While government has remained tight-lipped five months after Nation on Sunday revealed that it was secretly constructing a statue in South Africa in honour of the late president Bingu wa Mutharika, the sculpture has been completed.
The first time we reported on the matter, government said it was not erecting the statue despite evidence presented, including official documents showing that government officials have been going to Cape Town, South Africa to supervise the works.
Our attempts to follow up on the story for the past months have always hit a snag as concerned government officials from the Ministry responsible for Culture, Office of the President and Cabinet (OPC) and the Building Department have always denied having any knowledge about the statue.
Based on our earlier story, the statue was expected to be handed over to the government by December last year and that it was to be erected at Parliament building.
But in an e-mail response yesterday, renowned South African sculptor Jean Doyle, who was hired to erect the statue, said the project has been completed and she is awaiting for government’s instruction.
“The Malawian government decided to postpone the erection of the monument. I still have the sculpture in my warehouse and I am awaiting instructions from them as to when I should deliver it. Presumably it will be sometime this or next month,” she explained.
Doyle also constructed the statue of president Hastings Kamuzu Banda erected at Area 18 Memorial Tower in Lilongwe.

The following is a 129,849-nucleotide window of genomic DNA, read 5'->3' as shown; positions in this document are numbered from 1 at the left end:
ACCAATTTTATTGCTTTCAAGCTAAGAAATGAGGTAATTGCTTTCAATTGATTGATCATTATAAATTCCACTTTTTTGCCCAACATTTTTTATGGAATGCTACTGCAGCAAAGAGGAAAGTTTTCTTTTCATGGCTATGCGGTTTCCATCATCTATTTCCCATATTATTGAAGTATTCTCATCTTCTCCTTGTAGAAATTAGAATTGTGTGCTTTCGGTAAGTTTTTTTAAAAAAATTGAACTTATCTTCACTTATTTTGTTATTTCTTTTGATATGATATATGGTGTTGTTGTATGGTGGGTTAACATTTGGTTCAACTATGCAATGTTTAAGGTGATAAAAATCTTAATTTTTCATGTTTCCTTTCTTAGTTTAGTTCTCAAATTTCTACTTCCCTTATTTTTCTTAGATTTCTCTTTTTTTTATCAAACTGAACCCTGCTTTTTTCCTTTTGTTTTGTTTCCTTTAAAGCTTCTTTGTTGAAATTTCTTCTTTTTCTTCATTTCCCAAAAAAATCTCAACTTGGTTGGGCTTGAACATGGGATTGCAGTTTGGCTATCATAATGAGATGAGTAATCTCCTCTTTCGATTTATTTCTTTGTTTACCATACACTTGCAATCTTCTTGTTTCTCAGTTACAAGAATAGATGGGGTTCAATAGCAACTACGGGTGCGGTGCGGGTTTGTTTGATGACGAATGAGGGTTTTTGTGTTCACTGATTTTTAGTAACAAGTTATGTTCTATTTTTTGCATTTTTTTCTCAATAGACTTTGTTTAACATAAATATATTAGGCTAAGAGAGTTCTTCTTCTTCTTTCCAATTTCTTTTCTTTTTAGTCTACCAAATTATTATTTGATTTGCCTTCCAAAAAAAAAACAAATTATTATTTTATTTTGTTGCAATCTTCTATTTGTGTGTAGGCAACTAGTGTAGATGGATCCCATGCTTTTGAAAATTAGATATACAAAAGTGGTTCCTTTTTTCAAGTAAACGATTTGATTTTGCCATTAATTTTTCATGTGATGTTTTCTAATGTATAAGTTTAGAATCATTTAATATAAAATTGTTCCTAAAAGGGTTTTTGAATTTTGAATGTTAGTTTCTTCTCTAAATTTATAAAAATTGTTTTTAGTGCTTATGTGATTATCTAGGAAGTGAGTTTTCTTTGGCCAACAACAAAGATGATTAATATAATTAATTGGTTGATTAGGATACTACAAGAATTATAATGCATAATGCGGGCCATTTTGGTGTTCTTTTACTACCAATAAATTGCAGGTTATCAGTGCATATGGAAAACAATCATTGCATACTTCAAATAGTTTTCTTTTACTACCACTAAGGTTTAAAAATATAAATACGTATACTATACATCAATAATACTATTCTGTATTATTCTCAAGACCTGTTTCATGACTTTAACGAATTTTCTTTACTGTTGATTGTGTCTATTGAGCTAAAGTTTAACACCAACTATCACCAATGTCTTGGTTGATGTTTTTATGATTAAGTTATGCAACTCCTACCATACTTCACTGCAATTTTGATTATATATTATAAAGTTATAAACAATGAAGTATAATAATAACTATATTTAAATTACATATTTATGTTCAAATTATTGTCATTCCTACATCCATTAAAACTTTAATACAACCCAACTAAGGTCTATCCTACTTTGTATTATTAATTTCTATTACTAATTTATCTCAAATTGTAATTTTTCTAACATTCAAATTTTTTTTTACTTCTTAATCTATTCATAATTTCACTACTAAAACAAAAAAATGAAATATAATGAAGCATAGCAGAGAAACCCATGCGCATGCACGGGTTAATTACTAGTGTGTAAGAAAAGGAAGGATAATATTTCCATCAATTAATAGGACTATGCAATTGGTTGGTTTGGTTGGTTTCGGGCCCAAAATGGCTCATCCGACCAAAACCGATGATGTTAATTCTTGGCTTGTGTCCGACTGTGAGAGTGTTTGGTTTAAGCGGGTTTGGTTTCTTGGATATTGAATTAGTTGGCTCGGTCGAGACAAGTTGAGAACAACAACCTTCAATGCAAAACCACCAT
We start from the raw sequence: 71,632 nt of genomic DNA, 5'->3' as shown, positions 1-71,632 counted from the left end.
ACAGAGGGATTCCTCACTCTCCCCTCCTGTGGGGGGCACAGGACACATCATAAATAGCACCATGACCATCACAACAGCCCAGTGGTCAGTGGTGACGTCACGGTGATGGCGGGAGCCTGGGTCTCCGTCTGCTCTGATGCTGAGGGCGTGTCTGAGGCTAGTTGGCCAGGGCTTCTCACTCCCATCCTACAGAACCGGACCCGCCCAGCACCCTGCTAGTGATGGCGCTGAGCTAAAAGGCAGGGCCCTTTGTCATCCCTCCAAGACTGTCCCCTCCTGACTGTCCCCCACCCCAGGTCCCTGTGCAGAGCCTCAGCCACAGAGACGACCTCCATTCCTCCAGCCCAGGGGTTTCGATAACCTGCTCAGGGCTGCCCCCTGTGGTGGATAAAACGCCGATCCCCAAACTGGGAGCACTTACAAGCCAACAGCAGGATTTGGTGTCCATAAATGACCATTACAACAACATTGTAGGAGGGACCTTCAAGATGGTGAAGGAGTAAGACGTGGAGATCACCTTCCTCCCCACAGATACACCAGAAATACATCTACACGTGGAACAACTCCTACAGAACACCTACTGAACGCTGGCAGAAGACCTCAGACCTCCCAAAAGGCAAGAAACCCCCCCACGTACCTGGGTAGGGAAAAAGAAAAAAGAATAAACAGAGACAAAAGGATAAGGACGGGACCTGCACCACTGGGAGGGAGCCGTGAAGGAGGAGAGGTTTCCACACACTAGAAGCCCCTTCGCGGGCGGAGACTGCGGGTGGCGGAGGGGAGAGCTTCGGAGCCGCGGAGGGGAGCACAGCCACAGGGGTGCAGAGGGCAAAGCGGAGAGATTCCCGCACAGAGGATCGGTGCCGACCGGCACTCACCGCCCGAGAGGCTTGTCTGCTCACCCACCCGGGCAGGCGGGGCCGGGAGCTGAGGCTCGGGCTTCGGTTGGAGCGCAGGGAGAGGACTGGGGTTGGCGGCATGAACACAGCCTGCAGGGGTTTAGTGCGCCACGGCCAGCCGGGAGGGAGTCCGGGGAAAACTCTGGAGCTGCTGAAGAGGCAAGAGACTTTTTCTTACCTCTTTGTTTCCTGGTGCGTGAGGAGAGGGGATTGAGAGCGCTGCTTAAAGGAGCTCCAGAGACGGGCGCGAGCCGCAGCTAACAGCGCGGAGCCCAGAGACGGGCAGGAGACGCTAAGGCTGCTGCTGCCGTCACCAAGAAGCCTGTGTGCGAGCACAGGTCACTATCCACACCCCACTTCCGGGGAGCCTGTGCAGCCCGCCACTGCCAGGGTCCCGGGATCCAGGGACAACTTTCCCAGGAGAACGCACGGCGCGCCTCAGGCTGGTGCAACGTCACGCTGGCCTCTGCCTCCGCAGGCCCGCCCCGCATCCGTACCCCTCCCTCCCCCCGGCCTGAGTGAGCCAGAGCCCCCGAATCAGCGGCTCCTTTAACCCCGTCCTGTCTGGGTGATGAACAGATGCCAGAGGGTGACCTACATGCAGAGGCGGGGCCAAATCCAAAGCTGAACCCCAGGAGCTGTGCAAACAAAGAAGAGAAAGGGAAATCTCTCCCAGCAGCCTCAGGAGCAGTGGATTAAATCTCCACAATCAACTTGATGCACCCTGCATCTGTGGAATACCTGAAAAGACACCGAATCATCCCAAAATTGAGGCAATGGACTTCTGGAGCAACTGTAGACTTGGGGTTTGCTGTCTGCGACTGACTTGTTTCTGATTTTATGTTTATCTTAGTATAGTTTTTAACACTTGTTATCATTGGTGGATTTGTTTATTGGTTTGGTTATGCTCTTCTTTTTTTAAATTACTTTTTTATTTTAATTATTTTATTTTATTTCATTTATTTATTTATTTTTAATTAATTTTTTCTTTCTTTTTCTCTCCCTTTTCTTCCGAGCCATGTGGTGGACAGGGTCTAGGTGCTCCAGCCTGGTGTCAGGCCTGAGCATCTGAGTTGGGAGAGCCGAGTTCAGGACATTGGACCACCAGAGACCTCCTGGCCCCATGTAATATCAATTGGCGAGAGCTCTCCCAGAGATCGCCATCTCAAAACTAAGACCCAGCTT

According to information we have sourced, the Mutharika monument will be like that of Kamuzu.
Asked if the statue will be erected at Parliament, officials from National Assembly, including Speaker Richard Msowoya, Clerk of Parliament Fiona Kalembera and public relations manager Leonard Mengezi refused to give us information referring us to the Ministry responsible for Culture.
The ministry had not responded to our questionnaire submitted five months ago despite several reminders to Principal Secretary Ivy Luhanga.
Minister of Information and Communication Technology who is also government spokesperson Henry Mussa said all is in order and that government is, yet, to identify a site for erection of the statue.
He said: “Late Bingu’s statue is still in order…site for its erection is, yet, to be decided”.
This is the first time government has officially admitted it was constructing his statue.
Sources within government estimate that the statue will cost taxpayers in excess of K120 million, including travel expenses for government officials and family members who have been supervising the work.
In an earlier interview, MCP spokesperson on finances Alexander Kusamba Dzonzi questioned the timing of constructing a multi-million statue at a time the country is going through hard economic times.
In August last year, University of Malawi historian Professor Chijere Chirwa told Nation on Sunday, that there is need for the country to develop clear guidelines on who deserves to be honoured other than leaving it open.
He cited the Bingu directive to have Kamuzu Banda honoured as problematic.
According to Chirwa, honouring people should be done in an open manner and probably with consultation.
“Kamuzu deserves honour for some people, while others would have a problem. So, if we have guidelines, it won’t matter whether one has a problem or not,” he said.